Submitted by Isabella1293 t3_zowtl7 in history

I've been interested in the overlap between Hellenistic philosophy and Buddhism for a while. Some of the parallels are coincidental in that humans happened to have come up with the same ideas at different times - but some are direct. Greek Philosophers such as Pyrrho really did bring back eastern ideas to Greece and wrote extensively about Buddhism. Alexander the Great founded a number of Greek states in the far east occupying territory as far east as what is today Pakistan, and parts of India. A number of Greek elites such as Heliodorus actually converted to Hinduism, while Menander I converted to Buddhism. The first-ever statues of Buddha were commissioned by Greek converts, as this had not been an eastern practice prior to that (look up some of the examples if you're not familiar, it's really interesting to see Hellenistic depictions of Buddha).

As far as I understand, the Greeks added the Hindu gods and mythology to their own existing pantheon of gods, and this whole belief system collapsed along with the greek states a few decades/centuries later. What I wonder is whether any of the cross-pollination went the other way - could there be any traces of greek mythology or greek gods within the many demigods and deities of contemporary Hinduism? or did any survive for a while afterward?



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Quantum_Heresy t1_j0pf91x wrote

The Greco-Macedonians introduced a number of innovative artistic, sculptural and architectural forms into the vernacular of Indian religious and governmental representation, and was especially popularized and proliferated throughout the Maurya Empire from the west. A great example of this production was the gradual transformation of the iconic image of the Buddha (as well as Hindu saints) in which Greek aesthetics were adopted.


Someguywhomakething t1_j0r9cbm wrote

The bent knee in full figure reliefs or sculpture depicting Buddha or bodhisattvas.


Netroth t1_j0tbmgh wrote

Don’t forget the uncanny similarities in their music

Edit: I say “their” when I’m myself Greek. I was demonstrably lazy with the phrasing.


helln00 t1_j0pie4e wrote

This is not in India but there is an example of Greek iconography going as far as Japan through silk road which is the depictions of wind deities in Japan and China, which has characteristics of the Greek god Boreas, most iconically the windbag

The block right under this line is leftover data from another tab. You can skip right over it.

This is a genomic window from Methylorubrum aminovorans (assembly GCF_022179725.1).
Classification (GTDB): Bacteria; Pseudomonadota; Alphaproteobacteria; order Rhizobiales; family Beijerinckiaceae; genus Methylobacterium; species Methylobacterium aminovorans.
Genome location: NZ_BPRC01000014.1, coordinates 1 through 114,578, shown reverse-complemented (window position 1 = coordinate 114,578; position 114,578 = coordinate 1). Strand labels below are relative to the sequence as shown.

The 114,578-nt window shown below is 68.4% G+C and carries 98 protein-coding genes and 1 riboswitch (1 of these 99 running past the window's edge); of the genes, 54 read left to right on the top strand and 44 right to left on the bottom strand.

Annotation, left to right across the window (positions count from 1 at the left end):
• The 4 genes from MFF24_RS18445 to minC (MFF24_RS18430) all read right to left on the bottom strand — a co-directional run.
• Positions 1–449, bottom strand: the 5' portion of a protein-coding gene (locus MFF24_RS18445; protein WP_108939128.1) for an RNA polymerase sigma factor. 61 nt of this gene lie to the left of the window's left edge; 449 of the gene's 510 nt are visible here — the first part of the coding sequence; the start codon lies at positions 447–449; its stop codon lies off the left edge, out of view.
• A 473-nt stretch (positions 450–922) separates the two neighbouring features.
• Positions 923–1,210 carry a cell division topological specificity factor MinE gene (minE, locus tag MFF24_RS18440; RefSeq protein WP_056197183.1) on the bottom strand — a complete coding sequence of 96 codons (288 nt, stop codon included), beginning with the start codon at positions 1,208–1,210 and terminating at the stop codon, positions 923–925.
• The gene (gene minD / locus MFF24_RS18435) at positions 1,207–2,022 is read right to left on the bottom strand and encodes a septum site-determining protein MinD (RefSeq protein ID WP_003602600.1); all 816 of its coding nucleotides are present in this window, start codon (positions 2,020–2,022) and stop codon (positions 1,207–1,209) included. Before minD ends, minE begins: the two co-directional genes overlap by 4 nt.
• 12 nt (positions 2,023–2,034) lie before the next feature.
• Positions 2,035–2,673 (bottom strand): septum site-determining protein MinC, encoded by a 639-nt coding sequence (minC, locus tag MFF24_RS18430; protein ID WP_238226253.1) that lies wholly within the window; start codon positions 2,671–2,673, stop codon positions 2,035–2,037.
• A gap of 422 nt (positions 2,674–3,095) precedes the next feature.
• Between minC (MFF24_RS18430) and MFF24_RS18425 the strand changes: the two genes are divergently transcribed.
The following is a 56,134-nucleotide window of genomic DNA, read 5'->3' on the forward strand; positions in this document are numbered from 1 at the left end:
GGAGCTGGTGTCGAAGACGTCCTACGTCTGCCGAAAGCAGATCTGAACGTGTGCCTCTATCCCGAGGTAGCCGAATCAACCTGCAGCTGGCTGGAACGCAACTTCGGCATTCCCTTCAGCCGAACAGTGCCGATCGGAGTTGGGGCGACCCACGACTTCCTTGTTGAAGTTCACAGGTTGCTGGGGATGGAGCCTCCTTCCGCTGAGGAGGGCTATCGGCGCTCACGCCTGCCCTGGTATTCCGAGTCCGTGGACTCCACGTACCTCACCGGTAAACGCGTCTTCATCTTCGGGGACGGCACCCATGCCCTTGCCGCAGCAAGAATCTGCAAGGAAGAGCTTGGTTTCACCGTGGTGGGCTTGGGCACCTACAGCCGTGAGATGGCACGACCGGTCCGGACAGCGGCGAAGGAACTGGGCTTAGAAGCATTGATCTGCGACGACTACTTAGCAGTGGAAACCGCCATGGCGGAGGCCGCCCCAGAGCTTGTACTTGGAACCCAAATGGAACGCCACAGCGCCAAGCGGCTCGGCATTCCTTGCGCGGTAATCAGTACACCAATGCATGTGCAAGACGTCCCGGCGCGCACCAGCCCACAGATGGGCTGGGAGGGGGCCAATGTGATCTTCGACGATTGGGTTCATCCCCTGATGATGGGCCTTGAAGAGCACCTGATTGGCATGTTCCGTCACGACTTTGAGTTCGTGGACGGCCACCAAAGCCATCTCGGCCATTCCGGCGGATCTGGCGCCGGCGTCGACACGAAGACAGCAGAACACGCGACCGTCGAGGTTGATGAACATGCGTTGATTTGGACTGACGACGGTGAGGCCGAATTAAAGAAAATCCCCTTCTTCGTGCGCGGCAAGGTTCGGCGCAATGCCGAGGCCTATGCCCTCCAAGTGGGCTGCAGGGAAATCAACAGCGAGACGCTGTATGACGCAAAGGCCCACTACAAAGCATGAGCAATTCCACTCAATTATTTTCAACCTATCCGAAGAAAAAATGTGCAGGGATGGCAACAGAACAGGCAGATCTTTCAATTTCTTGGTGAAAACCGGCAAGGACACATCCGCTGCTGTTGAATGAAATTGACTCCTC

BuffaloAl t1_j0pjcb7 wrote

I believe there are echoes of heracles in some Japanese statuary as well


osarusan t1_j0s55kv wrote

This is correct. Herakles and Boreas were massively popular in the Greek army, and so the lands that were conquered/settled by the Greek brought worship of these gods with them. Since Buddhism traveled from India through Bactrian Afghanistan on its way to China, Korea, and Japan, it picked up a lot of artistic and religious pieces from those cultures along the way.

In addition to the wind bag carried by Fūjin (descended from Boreas' cloak) the lion skins and weapons carried by Niō in their depictions are thought to be inspired by Greco-Bactrian depictions of Herakles, who wore lion skins and carried a big club.


IchiThKillr t1_j0qqoy8 wrote

I’m Japanese and my wife is Greek. I have a tattoo of Fūjin on my arm and after reading this, we both had our minds blown.. so. many. similarities.


temujin64 t1_j0twsb8 wrote

Lafcadio Hearn? Although he was half Irish and only born in Greece raised in Ireland.


KingMob9 t1_j1phr5x wrote

That's cool!

Also, ever noticed the similarities between the stories of Orpheus and Eurydice, and Izanagi and Izanami ?


Isabella1293 OP t1_j0pjd9p wrote

Now that is really interesting! Thanks for this.


Cpalaklover t1_j0ptu8s wrote

Read the book The Shape of Ancient Thought—it’s literally all about this!


ErwinFurwinPurrwin t1_j0rb3v9 wrote

That's an awesome work. I referenced it repeatedly in my M.A. thesis, which was about the question of Buddhist influence on Pyrrho of Elis. I strongly agree that anyone interested in East-West comparative philosophy should absorb this book. Cheers


cazvan t1_j0s470s wrote

I was going to recommend this book as well. Tldr: there was a pretty substantial amount of cross pollination, both from Hinduism into Greece, and from Greece into India.


PckMan t1_j0q0f8n wrote

A great example is the japanese god of wind Fujin. Fujin is always depicted holding a bag which holds the winds slung across his back. This is very similar to how the Greek god of wind, Boreas, was depicted, and it is not a coincidence.

As per the wikipedia article

>The iconography of Fūjin seems to have its origin in the cultural exchanges along the Silk Road. Starting with the Hellenistic period when Greece occupied parts of Central Asia and India, the Greek wind god Boreas became the god Wardo/Oado in Bactrian Greco-Buddhist art, then a wind deity in China (as seen frescoes of the Tarim Basin; usually named Feng Bo/Feng Po - "Uncle Wind" - among various other names), and finally the Japanese Wind God Fūjin. The wind god kept its symbol, the windbag, and its disheveled appearance throughout this evolution.


Basically this god travelled through all of Asia and was adopted by multiple civilisations reaching as far east as Japan. Looking up the iconography from any one of those civilisations and the similarities are obvious.


Another fun little tidbit I like, but which is not exactly related with religion but does pertain to cultural exchange due to Ancient Greek conquests of Asia, the Nepalese Kukri knives which are very well known symbols of Nepal and hold much cultural significance are most likely descended by the ancient greek Kopis sword which probably made its way there through Alexander the Great.